HSINCHU, Taiwan — A new environmentally-friendly method of cost-effective nylon production looks to benefit developing nations that produce and use the material.
Nylon production generates a greenhouse gas, but combining ozone gas and ultraviolet light removes it.
A recent scientific paper proposes a new method that uses far less energy than the existing methods for producing nylon—one of the most commonly used polymers. Kuo Chu Hwang and Arunachalam Sagadevan from National Tsing Hua University in Hsinchu, Taiwan, developed a new technique that reduces dangerous chemical emissions by using bubbles of ozone gas and ultraviolet light to produce adipic acid, a closely related material to nylon.
“Our process is far greener, milder and more environmentally friendly,” Hwang told Chemistry World.
Although nylon itself does not contain any substances that are dangerous to the environment or one’s health, the manufacturing of nylon does. The process of manufacturing nylon generates harmful chemicals that are released into the atmosphere as waste since factories have no use for it.
Nylon is commonly used worldwide and universally manufactured; however, its current rate of production is accountable for five to eight percent of global emissions of nitrous oxide. This anthropogenic emission reduces the atmosphere’s ozone layer and has a greenhouse effect.
The new method produces little greenhouse gas nitrous oxide, and researchers state that the method’s low energy demand means that the new process is far more economical than traditional methods of development.
The process also requires fewer standards than traditional ways. It can produce nylon at room temperature compared to the much higher standard of temperatures needed for the conventional process.
With the much lower volume of chemicals needed to produce the same amount of nylon, developing nations could benefit from this most cost-effective approach that also reduces pollution.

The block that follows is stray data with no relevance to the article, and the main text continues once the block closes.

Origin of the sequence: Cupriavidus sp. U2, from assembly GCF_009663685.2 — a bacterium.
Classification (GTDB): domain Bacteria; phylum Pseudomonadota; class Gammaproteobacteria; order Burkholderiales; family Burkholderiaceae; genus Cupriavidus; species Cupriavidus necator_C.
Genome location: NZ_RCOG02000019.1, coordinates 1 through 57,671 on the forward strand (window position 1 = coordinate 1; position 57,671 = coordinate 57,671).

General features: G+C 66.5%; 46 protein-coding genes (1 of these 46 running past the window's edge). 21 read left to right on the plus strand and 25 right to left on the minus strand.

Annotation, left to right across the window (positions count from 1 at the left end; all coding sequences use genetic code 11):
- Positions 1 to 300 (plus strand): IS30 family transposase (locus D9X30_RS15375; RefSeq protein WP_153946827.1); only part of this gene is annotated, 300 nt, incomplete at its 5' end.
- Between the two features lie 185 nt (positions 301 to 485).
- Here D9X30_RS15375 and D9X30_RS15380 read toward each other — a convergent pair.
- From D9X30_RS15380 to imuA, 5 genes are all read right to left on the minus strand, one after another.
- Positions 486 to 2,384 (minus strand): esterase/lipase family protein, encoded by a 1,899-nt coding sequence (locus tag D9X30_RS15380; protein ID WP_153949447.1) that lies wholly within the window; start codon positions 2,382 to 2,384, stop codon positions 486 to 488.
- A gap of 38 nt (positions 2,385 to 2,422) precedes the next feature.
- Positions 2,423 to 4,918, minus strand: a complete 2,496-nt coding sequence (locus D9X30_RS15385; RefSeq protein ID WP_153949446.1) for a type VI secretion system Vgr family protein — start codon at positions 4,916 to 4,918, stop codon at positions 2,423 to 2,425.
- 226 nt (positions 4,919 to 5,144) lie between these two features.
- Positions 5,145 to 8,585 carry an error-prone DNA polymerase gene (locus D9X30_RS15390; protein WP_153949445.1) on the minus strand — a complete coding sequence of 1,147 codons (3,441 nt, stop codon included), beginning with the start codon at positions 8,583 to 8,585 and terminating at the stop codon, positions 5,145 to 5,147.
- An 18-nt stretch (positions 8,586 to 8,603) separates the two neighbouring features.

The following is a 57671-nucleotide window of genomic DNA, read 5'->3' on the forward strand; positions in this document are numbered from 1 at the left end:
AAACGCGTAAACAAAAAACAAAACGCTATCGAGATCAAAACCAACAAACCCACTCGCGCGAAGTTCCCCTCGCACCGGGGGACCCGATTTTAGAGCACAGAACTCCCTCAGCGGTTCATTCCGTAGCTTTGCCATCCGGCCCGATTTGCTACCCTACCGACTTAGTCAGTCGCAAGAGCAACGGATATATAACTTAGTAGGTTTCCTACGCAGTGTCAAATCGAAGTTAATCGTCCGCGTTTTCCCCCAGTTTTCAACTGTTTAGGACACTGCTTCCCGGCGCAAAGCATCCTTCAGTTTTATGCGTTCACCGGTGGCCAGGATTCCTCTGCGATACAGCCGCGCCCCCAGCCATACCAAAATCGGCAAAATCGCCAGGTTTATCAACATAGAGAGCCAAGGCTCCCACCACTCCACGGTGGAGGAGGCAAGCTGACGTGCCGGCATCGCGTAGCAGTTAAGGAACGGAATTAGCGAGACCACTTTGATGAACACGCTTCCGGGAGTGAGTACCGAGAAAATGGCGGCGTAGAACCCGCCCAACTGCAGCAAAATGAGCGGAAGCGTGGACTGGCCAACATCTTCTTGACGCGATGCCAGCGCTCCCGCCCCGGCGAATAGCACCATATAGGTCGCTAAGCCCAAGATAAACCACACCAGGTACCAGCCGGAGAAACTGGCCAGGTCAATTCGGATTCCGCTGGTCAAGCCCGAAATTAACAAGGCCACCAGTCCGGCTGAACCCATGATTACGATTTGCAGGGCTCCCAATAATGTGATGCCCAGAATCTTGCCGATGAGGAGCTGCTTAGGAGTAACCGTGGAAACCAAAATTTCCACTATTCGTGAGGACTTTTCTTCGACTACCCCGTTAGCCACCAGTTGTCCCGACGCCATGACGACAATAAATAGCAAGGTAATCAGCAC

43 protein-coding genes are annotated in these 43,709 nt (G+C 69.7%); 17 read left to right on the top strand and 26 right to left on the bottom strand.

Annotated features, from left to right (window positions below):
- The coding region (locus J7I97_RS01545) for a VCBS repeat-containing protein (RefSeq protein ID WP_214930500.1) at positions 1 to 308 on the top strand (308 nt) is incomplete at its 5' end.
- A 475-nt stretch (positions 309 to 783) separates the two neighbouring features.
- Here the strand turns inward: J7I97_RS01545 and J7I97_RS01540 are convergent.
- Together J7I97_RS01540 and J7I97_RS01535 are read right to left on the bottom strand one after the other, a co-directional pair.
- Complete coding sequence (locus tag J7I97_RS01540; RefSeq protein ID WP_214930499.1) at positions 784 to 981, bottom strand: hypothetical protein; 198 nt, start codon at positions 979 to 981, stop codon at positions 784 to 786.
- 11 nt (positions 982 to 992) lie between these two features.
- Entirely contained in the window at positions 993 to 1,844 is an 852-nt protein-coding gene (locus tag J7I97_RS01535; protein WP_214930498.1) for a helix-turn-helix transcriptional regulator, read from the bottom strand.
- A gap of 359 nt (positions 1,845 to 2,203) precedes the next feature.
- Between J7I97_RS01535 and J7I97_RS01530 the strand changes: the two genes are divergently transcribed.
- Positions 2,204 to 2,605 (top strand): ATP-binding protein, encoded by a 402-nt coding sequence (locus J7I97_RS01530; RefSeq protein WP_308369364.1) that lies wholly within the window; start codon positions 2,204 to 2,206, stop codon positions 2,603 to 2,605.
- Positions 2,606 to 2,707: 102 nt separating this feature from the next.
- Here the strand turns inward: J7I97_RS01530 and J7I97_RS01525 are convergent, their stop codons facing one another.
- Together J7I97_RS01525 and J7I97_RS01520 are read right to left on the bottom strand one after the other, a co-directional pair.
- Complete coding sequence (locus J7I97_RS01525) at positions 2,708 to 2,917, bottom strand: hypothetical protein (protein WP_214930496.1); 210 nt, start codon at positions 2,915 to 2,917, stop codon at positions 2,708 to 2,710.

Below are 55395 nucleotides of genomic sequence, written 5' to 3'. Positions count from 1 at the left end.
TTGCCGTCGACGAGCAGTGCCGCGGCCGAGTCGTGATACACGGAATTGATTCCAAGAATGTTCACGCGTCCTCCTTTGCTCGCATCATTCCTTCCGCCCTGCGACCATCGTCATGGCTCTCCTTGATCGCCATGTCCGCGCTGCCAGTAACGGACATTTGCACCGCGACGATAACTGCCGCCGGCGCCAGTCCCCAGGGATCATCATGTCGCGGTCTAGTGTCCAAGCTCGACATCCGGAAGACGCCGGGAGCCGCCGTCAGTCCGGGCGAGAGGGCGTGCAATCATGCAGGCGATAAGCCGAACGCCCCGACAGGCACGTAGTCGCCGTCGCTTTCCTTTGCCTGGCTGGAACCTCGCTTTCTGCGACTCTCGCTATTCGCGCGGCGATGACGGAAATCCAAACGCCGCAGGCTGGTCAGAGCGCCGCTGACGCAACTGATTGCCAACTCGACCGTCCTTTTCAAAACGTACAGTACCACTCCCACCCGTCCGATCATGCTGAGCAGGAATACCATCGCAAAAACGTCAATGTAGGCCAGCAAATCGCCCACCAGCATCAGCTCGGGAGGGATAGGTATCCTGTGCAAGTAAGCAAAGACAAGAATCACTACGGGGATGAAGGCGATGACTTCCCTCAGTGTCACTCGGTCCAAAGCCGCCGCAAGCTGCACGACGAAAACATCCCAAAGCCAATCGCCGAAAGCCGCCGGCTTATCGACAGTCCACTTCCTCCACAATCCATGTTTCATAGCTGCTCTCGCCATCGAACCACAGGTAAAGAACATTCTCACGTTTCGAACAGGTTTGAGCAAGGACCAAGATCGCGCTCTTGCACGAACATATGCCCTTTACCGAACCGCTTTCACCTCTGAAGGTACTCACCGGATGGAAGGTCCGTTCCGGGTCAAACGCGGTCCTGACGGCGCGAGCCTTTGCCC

“There are many fantastic technologies that have the potential to revolutionize production processes, but the patents are owned by multinational companies in the developed world,” Scott Kelly, Centre for Climate Change Mitigation Research.
Asia continues to produce most of the world’s nylon fiber in the manufacturing industry. In 2013, it accounted for two-thirds of the world’s nylon output. Nylon production is reported high in Southwest Asia and Bangladesh.
The introduction of this new process will create more jobs for people living in the developing world and provide jobs for those who need it most. However, licensing costs of the new method could have a negative effect of its global take up.
Researchers at National Tsing University have yet to figure out a cost comparison for the new method, but they report that it can be made cheaply from using oxygen in the air. The next big step in the development includes bringing in chemical engineers to design larger scale reactors for a more optimized production.
The new method has been praised Nilay Hazari, a professor at Yale University, who states that the new method can possibly result in an improved industrial adipic acid synthesis method.
– Sandy Phan